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International Monetary Fund. External Relations Dept.

Over the next decade, African countries are expected to be the largest beneficiaries of increased donor aid, which is intended to improve their prospects of achieving the Millennium Development Goals. To help these countries assess the macroeconomic implications of increased aid and respond to the associated policy challenges, the IMF has published a study by its African Department: Macroeconomic Challenges of Scaling Up Aid to Africa: A Checklist for Practitioners.

Mr. Gonzalo Salinas and Patrick A. Imam
The growth literature has had problems explaining the "sub-Saharan African growth dummy" in cross-country regressions. Instead of taking the usual approach of focusing on long-run growth and assuming that sub-Saharan countries have homogenous parameters in growth regressions, we concentrate our analysis on episodes of growth turnarounds (identifying growth accelerations, decelerations, and collapses) and use only West African countries in our sample. The driving force of growth turnarounds are estimated by analyzing external shocks, political and institutional changes, economic reforms, and indicators particularly relevant to the region. Using probits for a group of 22 Western African economies for the period 1960-2006, we find that growth accelerations are most clearly associated with external shocks, economic liberalization, political stability, and closeness to the coast; decelerations occurred during short-lived regimes and when corruption indices weakened; and collapses are linked to external shocks, falling domestic credit, and proximity to the coast. We then identify policy implications.
International Monetary Fund. External Relations Dept.

The IMF expects sub-Saharan Africa’s GDP to grow by 5.4 percent in 2006, the third straight year of growth above the 5 percent level, Managing Director Rodrigo de Rato told a news conference in Lusaka, Zambia, on March 16. But he warned that growth needs to be even higher if Africa is to meet the Millennium Development Goals (MDGs) and urged African leaders to ensure that increased aid flows were used effectively.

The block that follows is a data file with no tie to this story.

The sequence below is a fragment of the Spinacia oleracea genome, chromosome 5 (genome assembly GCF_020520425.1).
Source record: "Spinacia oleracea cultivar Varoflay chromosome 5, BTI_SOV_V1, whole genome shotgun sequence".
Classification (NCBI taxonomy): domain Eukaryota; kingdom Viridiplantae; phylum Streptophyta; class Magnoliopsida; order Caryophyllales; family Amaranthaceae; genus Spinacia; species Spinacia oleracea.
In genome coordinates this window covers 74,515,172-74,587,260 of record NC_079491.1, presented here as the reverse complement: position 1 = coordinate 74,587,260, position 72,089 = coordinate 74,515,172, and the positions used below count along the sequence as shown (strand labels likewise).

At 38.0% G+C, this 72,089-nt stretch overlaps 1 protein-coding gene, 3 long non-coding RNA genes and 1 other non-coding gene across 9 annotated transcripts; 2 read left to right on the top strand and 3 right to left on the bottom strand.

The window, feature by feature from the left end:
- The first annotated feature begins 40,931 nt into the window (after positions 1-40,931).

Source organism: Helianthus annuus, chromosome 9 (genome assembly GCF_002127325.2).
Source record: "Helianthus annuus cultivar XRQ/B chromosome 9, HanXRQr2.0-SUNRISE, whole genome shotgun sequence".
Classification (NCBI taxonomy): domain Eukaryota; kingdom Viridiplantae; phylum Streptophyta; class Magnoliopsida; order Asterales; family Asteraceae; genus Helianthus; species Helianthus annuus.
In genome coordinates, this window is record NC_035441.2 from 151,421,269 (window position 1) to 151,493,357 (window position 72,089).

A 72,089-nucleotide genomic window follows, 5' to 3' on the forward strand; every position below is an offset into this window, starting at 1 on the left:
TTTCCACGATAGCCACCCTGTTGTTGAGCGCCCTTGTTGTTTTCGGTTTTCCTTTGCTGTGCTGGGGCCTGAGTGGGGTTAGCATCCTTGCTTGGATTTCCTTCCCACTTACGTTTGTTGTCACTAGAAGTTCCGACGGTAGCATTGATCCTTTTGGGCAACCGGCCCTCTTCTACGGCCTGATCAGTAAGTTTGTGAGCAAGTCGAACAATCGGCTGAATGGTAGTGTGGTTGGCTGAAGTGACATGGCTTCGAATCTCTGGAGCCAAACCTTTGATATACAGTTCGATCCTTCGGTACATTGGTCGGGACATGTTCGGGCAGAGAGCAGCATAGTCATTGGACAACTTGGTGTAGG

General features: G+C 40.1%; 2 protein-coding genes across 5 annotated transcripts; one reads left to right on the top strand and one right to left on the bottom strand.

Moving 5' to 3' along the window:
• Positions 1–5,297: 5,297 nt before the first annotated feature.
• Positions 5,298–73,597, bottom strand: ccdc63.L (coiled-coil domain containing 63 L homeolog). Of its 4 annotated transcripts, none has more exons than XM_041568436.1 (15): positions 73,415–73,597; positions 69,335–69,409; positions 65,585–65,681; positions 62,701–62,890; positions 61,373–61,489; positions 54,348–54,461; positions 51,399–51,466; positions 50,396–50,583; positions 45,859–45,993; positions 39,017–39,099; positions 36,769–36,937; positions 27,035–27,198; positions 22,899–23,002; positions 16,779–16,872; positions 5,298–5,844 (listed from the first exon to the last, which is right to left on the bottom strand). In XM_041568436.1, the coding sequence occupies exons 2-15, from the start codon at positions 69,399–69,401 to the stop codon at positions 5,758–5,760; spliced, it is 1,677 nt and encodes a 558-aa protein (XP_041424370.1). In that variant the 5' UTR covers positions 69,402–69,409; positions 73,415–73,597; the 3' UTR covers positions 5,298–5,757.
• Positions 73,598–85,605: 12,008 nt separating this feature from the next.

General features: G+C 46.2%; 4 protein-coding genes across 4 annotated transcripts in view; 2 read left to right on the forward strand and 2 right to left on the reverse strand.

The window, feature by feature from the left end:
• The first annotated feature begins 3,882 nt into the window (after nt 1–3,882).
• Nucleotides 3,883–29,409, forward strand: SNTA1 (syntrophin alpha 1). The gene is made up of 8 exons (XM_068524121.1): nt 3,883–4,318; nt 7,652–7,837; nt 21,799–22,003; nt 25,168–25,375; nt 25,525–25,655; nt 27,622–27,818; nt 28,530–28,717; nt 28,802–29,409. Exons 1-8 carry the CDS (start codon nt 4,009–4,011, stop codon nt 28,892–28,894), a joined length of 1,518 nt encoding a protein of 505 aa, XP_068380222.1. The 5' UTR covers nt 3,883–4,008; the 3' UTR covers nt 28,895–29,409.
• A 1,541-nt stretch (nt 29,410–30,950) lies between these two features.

Yongzheng Yang, Mr. Robert Powell, and Mr. Sanjeev Gupta

Abstract

Over the next decade, African countries are expected to be the largest beneficiaries of increased donor aid, which is intended to improve their prospects for achieving the Millennium Development Goals. This handbook will help these countries assess the macroeconomic implications of increased aid and respond to the associated policy challenges. The handbook is directed at policymakers, practicing economists in African countries, and the staffs of international financial institutions and donor agencies who participate in preparing medium-term strategies for African countries, including in the context of poverty reduction strategy papers. It provides five main guidelines for developing scaling-up scenarios to help countries identify important policy issues involved in using higher aid flows effectively: to absorb as much aid as possible, to boost growth in the short to medium term, to promote good governance and reduce corruption, to prepare an exit strategy should aid levels decrease, and to regularly reassess the policy mix.

International Monetary Fund. External Relations Dept.

26-27 IMF-World Bank workshop for parliamentarians, Malabo, Equatorial Guinea